All I really wanted was a reliable small car, so I certainly had no need for a shiny classic car. As soon as it got back in daily circulation trouble struck. I lost the exhaust, the thermostat blew, the cooling fan would not make contact and the speedometer was telling me all sorts of silly readouts because of the incorrect tire size. There was an audible whine coming from the gearbox. The car would not run straight, and certainly not brake straight. The local BMW community helped me to locate replacement seats for the broken ones, thank you guys. And... that was about it.
It was at this Totalcar anniversary event that I met Peter, or rather, he met me. He fixes and restores Beemers, and he said he would happily take a look at mine if I didn't mind. We soon hit a deal. He said I should use it as it is for a short while, checking all irregularities, and he'd fix everything in one go while I am on my summer vacation.
I ended up driving the car 8000 km. Took us in style to the Motörhead concert that took place in the home of the one-and-only Tokay wine, took us to Lake Balaton twice, we visited friends and family all around the countryside. Each trip was a time travel experience, a journey consumed in exquisite comfort and at a dignified slow pace, much appreciated by the (smiling) onlookers. It didn't take long before emotional ties were cemented and we experienced the revelation of 'the road is life' feeling. Suddenly everyone had someplace to go and had to take this car.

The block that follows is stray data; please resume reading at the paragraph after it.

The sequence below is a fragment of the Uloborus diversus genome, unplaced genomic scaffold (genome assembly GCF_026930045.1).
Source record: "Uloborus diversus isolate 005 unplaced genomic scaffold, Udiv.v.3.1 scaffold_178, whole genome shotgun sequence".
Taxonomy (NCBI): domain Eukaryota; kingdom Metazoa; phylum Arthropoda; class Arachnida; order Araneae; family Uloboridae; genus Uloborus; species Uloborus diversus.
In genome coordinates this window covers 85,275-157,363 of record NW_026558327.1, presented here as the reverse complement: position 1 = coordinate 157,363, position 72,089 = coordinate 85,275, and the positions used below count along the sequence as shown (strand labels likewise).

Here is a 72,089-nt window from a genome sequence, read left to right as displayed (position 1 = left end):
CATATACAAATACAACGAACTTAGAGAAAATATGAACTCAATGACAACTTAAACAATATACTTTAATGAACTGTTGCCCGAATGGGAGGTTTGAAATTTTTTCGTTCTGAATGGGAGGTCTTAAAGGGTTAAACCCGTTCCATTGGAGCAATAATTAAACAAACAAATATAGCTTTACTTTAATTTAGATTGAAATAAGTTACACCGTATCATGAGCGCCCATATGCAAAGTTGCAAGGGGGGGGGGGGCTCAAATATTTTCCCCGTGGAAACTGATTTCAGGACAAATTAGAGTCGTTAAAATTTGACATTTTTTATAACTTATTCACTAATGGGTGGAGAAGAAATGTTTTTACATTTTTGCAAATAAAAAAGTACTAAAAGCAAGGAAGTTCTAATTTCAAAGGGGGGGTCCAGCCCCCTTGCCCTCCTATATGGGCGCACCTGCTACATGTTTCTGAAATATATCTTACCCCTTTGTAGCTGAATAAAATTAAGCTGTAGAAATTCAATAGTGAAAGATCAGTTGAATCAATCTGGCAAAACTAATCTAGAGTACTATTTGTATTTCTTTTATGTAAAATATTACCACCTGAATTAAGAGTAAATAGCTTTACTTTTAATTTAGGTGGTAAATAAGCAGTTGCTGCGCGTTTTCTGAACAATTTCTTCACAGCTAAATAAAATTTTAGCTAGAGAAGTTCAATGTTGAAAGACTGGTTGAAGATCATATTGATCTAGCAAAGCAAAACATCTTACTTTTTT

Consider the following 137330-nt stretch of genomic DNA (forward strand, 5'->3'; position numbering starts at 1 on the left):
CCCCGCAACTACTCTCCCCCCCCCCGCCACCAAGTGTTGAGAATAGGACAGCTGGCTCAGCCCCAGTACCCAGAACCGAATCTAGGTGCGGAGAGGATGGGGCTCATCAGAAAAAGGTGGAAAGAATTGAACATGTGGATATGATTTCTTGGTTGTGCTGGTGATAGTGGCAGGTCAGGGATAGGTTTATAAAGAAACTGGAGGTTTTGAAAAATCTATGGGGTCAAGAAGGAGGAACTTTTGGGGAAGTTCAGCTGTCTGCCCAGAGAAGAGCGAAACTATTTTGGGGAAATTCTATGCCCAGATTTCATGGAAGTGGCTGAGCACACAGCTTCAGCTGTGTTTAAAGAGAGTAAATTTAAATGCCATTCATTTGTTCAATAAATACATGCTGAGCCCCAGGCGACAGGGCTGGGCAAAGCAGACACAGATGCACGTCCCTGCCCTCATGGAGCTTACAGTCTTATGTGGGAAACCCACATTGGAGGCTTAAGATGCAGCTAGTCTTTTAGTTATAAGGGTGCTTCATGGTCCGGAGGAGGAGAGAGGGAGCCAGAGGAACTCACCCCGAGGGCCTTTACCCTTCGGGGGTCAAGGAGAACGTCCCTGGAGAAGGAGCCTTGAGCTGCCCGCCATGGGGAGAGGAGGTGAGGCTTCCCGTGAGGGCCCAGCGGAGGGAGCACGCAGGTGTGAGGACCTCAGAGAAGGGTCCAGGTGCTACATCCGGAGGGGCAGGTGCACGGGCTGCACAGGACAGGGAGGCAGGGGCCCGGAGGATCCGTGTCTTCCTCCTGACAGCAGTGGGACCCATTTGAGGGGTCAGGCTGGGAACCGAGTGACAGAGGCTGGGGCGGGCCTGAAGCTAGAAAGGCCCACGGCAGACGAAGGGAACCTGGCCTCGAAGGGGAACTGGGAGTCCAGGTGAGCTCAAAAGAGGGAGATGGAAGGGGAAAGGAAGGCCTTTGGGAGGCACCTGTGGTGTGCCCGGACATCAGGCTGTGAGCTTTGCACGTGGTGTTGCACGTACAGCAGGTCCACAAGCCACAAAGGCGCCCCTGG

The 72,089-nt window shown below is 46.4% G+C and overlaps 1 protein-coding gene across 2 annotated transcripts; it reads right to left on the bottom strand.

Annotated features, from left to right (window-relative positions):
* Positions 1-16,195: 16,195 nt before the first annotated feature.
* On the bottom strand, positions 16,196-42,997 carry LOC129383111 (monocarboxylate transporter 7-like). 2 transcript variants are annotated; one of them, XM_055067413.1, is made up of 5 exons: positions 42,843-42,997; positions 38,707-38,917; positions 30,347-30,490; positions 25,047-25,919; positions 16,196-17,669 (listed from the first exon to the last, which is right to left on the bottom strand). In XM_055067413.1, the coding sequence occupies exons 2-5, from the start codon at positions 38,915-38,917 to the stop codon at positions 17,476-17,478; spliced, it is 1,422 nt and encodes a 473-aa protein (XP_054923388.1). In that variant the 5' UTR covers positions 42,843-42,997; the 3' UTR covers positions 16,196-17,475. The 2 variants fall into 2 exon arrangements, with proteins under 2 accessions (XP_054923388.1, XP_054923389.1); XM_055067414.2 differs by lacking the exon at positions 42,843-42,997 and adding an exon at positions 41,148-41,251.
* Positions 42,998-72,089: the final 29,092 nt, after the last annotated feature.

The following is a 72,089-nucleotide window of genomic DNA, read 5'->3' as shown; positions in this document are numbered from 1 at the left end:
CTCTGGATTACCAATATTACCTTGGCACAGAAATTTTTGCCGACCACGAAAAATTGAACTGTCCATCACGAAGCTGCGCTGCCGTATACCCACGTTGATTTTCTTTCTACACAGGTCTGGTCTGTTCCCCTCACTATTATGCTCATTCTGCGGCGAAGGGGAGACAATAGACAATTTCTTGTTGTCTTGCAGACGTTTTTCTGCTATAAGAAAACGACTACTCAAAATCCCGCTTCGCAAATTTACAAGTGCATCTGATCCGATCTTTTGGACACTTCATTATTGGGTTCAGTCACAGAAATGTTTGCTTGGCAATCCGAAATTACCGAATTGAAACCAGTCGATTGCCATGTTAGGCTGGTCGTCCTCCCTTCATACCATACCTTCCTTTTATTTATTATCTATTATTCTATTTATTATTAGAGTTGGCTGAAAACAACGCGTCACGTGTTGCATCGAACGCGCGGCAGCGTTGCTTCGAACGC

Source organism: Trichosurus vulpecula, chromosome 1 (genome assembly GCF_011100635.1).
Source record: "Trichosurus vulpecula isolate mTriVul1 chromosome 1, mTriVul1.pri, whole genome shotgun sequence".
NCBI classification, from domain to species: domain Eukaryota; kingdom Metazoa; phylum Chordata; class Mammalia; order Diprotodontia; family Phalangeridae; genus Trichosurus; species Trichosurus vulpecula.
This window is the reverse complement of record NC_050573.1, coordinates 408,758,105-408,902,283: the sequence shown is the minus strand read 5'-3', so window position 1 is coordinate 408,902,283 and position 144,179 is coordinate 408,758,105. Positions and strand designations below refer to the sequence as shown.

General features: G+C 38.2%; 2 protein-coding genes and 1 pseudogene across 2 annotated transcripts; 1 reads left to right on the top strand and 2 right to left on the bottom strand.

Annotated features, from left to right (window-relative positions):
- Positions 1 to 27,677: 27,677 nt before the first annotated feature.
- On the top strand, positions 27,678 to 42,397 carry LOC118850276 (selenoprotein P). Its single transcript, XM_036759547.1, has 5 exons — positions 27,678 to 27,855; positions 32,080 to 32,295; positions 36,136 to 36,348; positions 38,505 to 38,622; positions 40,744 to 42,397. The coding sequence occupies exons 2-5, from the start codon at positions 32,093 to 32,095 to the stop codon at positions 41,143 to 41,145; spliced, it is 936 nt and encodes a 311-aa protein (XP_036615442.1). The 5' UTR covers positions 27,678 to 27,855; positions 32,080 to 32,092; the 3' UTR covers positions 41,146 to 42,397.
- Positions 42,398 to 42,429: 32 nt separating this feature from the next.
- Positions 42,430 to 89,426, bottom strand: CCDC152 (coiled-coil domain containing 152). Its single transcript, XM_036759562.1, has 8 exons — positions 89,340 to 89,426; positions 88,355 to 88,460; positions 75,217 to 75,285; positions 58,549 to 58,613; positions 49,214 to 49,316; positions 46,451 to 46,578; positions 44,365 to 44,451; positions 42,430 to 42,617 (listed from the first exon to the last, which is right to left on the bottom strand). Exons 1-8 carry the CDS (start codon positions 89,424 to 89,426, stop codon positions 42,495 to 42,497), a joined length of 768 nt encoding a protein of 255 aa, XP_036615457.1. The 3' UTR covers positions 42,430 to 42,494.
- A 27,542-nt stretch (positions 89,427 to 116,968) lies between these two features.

In the midst of this all I was compiling the list for Peter. A long list of the exhaust system, suspension arms, tie rod, clutch hydraulics, fuel hoses and more or less every seal and gasket there is on the car.
If Peter had only known the can of worms he was opening up with me I am certain he would have mauled me to death with a drive shaft. Because Peter is a perfectionist. Obsessively so. But he would honor the budget which was set at 2000 Euros. I wanted a reliable old car that could serve me well in everyday use, no more, no less. Looks have always been of secondary importance.